Staff Sgt. Mike Hamm, left, 116th Air Control Wing, explains to Chief Master Sgt. of the Air Force James Cody the role of each knob within the J-Star aircraft. Cody met with more than 2,000 Airmen while visiting Robins Air Force Base, Ga., June 24-25, 2014. (U.S. Air Force photo/Staff Sgt. Kelly Goonan)
Chief Master Sgt. of the Air Force James Cody addresses Airmen during an enlisted call June 24, 2014, at Robins Air Force Base, Ga. During the visit, Cody met with more than 2,000 Reserve, Guard and active-duty Airmen and spoke about key issues in the Air Force. (U.S. Air Force photo/Staff Sgt. Kelly Goonan)
Airman First Class Jesse Charran-Sankar of the 78th Medical Group gasps when Chief Master Sgt. of the Air Force James Cody announces that he has been awarded senior airman below the zone and will be promoted six months in advance. Col. James H. Dienst, right, 78th MDG commander, uses Cody’s cell phone so Charran-Sankar’s mother could see her son’s reaction on a video chat. (U.S. Air Force photo/Staff Sgt. Kelly Goonan)
7/2/2014 - ROBINS AIR FORCE BASE, Ga. -- Chief Master Sgt. of the Air Force James Cody visited the base June 24 and 25. During the visit Cody held an All Call to express his appreciation to Robins Airmen.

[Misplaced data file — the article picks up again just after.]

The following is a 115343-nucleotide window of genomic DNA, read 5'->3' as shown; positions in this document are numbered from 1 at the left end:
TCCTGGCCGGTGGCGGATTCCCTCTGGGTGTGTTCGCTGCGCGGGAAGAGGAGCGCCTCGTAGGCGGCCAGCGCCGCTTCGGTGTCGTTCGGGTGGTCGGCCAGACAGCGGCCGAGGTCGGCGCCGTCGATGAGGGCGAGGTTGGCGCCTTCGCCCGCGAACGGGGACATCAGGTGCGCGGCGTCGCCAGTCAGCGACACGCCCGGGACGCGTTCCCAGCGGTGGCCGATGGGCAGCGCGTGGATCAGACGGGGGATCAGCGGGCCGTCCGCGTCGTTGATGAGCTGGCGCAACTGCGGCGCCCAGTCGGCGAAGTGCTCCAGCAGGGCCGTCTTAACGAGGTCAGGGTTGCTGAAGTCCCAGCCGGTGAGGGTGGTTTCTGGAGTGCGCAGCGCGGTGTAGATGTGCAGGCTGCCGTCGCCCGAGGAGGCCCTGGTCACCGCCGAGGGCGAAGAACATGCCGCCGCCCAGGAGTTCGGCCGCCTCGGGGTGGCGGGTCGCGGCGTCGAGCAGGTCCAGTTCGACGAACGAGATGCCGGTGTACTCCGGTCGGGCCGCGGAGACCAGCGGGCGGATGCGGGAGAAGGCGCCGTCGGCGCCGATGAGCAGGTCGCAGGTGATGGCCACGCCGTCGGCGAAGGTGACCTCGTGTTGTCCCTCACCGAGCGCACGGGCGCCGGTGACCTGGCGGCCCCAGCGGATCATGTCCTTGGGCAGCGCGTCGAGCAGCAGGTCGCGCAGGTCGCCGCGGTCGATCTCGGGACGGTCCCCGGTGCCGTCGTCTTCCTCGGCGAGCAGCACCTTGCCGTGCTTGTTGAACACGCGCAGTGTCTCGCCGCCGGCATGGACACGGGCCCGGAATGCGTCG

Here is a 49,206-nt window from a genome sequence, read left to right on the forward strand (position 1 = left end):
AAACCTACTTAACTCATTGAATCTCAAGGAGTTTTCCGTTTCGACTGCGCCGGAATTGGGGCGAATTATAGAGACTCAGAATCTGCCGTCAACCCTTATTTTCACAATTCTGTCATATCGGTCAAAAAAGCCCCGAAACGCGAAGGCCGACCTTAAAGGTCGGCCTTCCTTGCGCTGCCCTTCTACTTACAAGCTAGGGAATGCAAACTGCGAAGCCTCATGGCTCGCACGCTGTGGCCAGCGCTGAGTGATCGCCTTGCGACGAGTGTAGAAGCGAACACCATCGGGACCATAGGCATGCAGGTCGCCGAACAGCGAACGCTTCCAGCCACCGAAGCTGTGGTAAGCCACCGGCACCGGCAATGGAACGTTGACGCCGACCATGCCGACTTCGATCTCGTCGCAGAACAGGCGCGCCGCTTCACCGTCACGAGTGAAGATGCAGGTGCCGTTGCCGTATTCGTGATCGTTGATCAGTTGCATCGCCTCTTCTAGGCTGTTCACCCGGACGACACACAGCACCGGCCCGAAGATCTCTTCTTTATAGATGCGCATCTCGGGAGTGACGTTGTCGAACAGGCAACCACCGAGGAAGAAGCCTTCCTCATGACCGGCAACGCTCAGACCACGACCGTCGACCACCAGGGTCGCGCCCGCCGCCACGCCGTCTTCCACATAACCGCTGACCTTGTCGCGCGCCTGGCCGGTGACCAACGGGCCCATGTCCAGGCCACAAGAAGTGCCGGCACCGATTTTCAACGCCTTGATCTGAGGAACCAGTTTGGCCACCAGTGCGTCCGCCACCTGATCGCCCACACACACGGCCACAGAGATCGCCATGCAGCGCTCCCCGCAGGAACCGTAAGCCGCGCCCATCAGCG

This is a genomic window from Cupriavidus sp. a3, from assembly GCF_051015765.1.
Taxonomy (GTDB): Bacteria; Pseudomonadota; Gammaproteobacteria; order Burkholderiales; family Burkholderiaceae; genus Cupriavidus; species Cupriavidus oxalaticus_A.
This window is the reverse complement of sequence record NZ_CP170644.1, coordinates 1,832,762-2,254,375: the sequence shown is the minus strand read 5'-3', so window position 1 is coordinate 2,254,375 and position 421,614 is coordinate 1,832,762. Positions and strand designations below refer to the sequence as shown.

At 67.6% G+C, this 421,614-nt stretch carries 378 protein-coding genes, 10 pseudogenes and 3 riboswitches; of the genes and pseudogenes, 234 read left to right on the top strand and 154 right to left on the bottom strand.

The one-hour discussion highlighted several topics, including force structure, the promotion system and what it means to serve in the Air Force.
He spent several minutes encouraging the Airmen in the audience to think about why they serve.
"If this is a job and it's just about collecting a paycheck, then you're going to get disconnected quickly in what we ask you to do," he said. "There's never a bad reason to come into our Air Force. None. Why you stay is important."
It's a family affair for Cody. His wife, Athena, is a retired chief master sergeant, and his son is currently in the Air Force. Family is family, he said, whether they include your parents, siblings or even the Airmen sitting next to you.
"We care about you, and we care about your families," Cody said.
Nearly 30 years ago when he and his wife joined the service, the Air Force was almost 600,000 Airmen strong, he said, alluding to how the size of the future force will continue to change.
"We have not grown one Airman since that day; yet we are more engaged around the world than we've ever been in the history of our country," Cody said.
Young Airmen serving today are experiencing the longest sustaining combat operations in a smaller Air Force than ever before, leaving behind that legacy to their country.
"By the end of fiscal 2015, we will be the smallest Air Force since we became a separate branch of service in 1947," he said.
Despite upcoming, past and present challenges, Cody expressed that he and other AF senior leaders couldn't be more proud of today's Airmen. To be able to come and say thank you in person was one of the main reasons he visited Robins.
"You are valued and appreciated every single day. Every decision we're making in the Air Force - even the tough ones - you're a part of that," he said.
His two-day visit also included learning key issues that affect Airmen from across the 78th Air Base Wing, the Warner Robins Air Logistics Complex, 116th and 461st Air Control wings and the 5th Combat Communications Group.